While the regular cricket season draws to a close and with winter just around the corner, cricket continues to take centre stage in Queens Park thanks to the ‘Chance to Shine’ street cricket initiative.
As part of Cricket East’s inclusion strategy and the ECB’s wider hopes of growing the game, Queens Park has been front and centre in the attempts to reach under-privileged communities by introducing the quirkier version of the sport.
Street cricket is played using a tennis ball wrapped in insulation tape, (otherwise known as ‘Tapeball’) and is ideally suited for enclosed areas like tennis and basketball courts.
A common criticism of regular cricket is that many are priced out of the sport, with bats, pads, helmets and everything else required to play mounting up to hundreds of pounds.
However, street cricket aims to jump those barriers by providing a low-cost version of the sport to be played almost anywhere.
Dave Summers, Diverse Communities Officer for Cricket East, said: “We’ve been developing these free Chance to Shine Street tapeball sessions right across the Cricket East area in a bid to bring people together.
“The reaction so far has been fantastic. It’s just a brilliant way for local kids to enjoy sport, meet different people and visit different places without facing all the expense of traditional cricket.”
New defibrillator for Queens Park Westfield
The tapeball tournament in Queens Park attracted the attention of the BBC, and with the initiative featuring as part of a segment on BBC Look East, Cricket East have been inundated with requests from other urban areas in Bedfordshire and Huntingdonshire, looking to bring tapeball to their streets.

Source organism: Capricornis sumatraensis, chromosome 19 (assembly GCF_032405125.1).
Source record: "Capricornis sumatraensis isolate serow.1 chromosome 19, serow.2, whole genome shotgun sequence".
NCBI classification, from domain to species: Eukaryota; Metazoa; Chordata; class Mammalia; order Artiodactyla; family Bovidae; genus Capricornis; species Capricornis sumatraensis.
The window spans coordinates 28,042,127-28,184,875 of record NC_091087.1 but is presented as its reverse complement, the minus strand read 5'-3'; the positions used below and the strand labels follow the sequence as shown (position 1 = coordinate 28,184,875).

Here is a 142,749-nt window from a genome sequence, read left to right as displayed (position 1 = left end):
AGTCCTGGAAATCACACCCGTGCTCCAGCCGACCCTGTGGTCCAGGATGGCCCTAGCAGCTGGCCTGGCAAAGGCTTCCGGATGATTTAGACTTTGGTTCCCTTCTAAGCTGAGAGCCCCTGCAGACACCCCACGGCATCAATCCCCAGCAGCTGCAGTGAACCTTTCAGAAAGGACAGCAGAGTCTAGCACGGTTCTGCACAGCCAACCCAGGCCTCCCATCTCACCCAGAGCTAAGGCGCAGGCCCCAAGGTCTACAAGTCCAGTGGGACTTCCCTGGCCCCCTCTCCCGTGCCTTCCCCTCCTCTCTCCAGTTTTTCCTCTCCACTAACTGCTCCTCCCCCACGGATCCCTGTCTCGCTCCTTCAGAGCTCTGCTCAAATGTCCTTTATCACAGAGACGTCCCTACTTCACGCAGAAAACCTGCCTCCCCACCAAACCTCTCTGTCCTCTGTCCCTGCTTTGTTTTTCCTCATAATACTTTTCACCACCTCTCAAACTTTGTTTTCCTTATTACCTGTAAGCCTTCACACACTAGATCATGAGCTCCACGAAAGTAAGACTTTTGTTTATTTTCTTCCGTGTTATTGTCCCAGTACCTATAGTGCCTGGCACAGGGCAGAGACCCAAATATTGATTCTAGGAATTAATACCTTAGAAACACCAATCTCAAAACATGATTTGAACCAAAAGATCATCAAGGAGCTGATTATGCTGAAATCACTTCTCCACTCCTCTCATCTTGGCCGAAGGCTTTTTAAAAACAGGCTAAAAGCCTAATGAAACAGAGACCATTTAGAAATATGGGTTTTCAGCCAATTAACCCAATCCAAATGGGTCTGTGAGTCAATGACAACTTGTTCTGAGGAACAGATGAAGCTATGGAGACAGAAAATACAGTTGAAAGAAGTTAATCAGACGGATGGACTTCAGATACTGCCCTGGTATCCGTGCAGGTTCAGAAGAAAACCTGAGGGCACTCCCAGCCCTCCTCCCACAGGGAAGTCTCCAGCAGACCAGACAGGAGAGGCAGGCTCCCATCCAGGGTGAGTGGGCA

However, it’s not just the increased participation that has come to Queens Park.
Queens Park Westfield Cricket Club has been supplied with a new defibrillator by the National Asian Cricket Council as part of a £200,000 nationwide campaign to get defibrillators into sports clubs.
As well as this, a targeted local coaching programme has provided bursaries to ten up and coming cricket coaches – including three women – all with the potential to support cricket’s sustainability across the region.
There are also opportunities for the youngsters to see their stars in action as Northamptonshire County Cricket Club are providing players, coaches and volunteers in Queens Park exclusive access to match day tickets, with two visits to Wantage Round planned for the future.
Dave Summers said: “We’re incredibly proud of all the activity happening across the Cricket East area.
“Recently, youngsters travelled from Bedford to play counterparts in Peterborough.
“Cricket is making a significant and tangible impact in bringing people together and keeping people healthy – and we’ve got plenty more to deliver over the coming weeks and months.”
For more information on this project and to get involved in cricket, you can email Cricket East’s Diverse Communities Officer, Dave Summers at firstname.lastname@example.org